That is one of the reasons the Defence Forces were prioritised by the Government and the Public Service Pay Commission was asked to examine the key challenges we face in the Defence Forces. I am not saying we do not have challenges. I accept that we have significant challenges and these were addressed in the recommendations of the Public Service Pay Commission. I am delighted that both PDFORRA and RACO signed up to those recommendations and that they are now receiving the benefits. A high-level implementation plan is in place and a civilian and military group is working on that. One of the most important issues to bear in mind is that the Defence Forces are fully funded for 9,500 personnel. It is important we ensure that is the case. I want to get back up to that level but we are competing in a buoyant and strong economy where we have full employment in the State.
I wish to clarify that I did not put any particular figure on the amount the Minister of State is returning to the Exchequer or anywhere else. I pointed out that he is returning an amount in the order of millions. The €356,000 figure I cited relates to people buying out of their service. That is where the profiteering is occurring. It is based on people leaving the Defence Forces in such large numbers. That is continuing despite the fact that pay improvements have been introduced. It is because the issue runs deep and needs to be addressed. People in the services and their families need to know the Defence Forces will be respected. That must be reflected in their pay and conditions and across the board. The unique nature of the military services must be reflected by an independent pay commission making a complete examination of what is happening. Will the Minister of State outline what steps he will take to ensure that the public, members of the Defence Forces and their families know they will be respected by the Government?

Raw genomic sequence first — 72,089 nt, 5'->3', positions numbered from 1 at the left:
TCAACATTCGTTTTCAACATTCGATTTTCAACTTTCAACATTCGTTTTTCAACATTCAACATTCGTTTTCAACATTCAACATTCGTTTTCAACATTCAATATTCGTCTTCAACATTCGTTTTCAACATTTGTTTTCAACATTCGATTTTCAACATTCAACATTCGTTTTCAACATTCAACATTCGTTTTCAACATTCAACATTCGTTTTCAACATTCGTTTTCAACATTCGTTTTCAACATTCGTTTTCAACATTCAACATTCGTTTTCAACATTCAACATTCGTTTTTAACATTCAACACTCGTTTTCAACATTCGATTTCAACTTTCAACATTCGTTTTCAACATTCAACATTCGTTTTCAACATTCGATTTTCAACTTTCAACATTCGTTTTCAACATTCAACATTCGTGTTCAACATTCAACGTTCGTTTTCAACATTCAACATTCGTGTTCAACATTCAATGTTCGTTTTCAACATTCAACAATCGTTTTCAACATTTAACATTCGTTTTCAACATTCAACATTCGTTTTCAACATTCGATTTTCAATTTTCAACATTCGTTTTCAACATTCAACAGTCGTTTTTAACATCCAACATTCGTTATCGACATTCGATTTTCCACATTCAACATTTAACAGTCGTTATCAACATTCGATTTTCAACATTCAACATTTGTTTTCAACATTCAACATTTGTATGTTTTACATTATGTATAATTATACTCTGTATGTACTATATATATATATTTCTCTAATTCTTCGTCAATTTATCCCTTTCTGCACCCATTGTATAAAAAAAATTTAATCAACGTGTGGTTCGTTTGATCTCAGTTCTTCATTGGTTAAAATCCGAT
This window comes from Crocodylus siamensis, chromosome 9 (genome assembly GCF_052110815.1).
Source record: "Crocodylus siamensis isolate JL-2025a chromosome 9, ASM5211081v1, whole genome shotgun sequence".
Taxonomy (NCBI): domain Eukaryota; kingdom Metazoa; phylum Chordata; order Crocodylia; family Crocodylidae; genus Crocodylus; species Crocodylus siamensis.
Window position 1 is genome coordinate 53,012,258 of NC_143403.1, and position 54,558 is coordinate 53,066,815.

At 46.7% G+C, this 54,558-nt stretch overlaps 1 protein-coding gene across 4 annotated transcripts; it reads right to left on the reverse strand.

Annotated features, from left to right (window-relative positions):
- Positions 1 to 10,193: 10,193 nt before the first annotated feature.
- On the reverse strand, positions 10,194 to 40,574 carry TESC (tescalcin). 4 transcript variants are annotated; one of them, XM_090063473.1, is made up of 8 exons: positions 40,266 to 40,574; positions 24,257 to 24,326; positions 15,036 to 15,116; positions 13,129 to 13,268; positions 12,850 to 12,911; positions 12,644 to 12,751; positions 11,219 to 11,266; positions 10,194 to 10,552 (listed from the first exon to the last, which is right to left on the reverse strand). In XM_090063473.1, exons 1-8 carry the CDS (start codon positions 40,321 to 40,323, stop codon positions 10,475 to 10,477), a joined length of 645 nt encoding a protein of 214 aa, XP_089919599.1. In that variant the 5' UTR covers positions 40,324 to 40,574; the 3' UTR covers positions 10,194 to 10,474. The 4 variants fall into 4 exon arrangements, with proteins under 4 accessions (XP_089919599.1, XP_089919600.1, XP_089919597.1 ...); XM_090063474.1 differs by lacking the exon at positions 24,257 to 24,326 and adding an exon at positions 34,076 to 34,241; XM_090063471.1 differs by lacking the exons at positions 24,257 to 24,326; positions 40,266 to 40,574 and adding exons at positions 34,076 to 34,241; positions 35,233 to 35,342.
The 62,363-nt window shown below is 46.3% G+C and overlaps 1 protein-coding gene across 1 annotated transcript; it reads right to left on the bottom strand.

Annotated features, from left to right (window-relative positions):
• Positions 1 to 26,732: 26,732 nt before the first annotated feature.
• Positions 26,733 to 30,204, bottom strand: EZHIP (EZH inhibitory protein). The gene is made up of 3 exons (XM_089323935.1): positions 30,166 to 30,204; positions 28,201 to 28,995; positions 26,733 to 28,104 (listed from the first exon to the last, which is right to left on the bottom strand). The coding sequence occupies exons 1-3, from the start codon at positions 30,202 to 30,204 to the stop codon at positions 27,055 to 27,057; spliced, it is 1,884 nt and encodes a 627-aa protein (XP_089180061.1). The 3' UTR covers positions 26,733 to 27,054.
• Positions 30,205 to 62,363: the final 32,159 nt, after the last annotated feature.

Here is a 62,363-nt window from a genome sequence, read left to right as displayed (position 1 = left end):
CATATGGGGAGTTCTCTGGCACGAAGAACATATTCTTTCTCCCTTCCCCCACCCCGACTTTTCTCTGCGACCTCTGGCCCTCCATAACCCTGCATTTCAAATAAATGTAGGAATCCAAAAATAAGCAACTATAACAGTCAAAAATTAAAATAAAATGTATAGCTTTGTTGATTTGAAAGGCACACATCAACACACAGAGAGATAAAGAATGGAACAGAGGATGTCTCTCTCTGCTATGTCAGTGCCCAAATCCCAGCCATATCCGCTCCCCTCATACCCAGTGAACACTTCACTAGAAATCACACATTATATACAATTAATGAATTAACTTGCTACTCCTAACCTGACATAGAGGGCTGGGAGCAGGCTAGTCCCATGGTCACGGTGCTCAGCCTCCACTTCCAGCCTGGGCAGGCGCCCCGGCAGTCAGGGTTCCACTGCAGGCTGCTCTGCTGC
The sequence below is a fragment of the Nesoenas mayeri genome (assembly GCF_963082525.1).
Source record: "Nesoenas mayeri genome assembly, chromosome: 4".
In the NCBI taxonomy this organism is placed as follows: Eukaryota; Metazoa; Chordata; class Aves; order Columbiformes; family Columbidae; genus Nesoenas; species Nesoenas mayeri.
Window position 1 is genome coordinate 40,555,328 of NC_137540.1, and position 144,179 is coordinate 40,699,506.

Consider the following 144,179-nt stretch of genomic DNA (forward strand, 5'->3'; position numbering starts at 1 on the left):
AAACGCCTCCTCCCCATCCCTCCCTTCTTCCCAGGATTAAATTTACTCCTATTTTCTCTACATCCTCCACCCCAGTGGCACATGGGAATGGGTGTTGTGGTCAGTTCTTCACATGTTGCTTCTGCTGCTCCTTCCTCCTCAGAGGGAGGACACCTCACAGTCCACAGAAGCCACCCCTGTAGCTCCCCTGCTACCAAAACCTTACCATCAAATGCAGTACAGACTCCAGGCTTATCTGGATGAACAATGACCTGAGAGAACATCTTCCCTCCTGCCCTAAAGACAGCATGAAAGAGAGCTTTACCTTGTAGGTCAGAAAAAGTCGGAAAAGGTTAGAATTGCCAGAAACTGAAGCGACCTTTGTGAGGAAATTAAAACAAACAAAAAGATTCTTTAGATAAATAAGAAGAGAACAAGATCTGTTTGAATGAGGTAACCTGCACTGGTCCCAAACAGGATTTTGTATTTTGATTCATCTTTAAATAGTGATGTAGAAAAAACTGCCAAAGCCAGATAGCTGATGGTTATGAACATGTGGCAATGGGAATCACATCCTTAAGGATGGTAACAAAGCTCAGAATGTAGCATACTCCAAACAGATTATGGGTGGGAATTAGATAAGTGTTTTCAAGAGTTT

The answer is that time will tell. The effectiveness of what the Minister of State proposes will be seen if members of the Defence Forces no longer leave in the numbers they have been leaving. Retention of experience is vital. The other way we will see the proof of the proposals outlined by the Minister of State is that young people will see joining the Defence Forces as a viable career choice and there will be an increase in the number of young people who join.
Following six months of training, a young person who joins the Defence Forces receives in excess of €28,000, plus whatever allowances he or she is entitled to. I accept that Defence Forces personnel work for their allowances. One of the issues I addressed in recent years was to give people more opportunities to go overseas. That was an important issue to address in the context of retention.
I assure Deputy Moynihan that no one is profiteering from members exiting the Defence Forces. I am not sure exactly what point the Deputy is making in that regard. It is important when we give people highly skilled qualifications that we get a fixed period of service from them. If we invest in members of the Defence Forces, it is right that they sign up for a fixed period of service to their country. Such individuals are much sought after in the private sector because of their experience, education and the qualifications they gain as members of the Defence Forces. If a person leaves before the service agreement is up, it is only right and proper that he or she must pay for the qualification he or she got. We should not just let people go without having to agree to serve for some time with the Defence Forces.
63. Deputy Maureen O'Sullivan asked the Taoiseach and Minister for Defence if he will report on the future relationship of Ireland with a restructured Partnership for Peace under the auspices of NATO; the way in which this could reconcile with our position of neutrality and a focus on Ireland's involvement in peacekeeping; and if he will make a statement on the matter. [53010/19]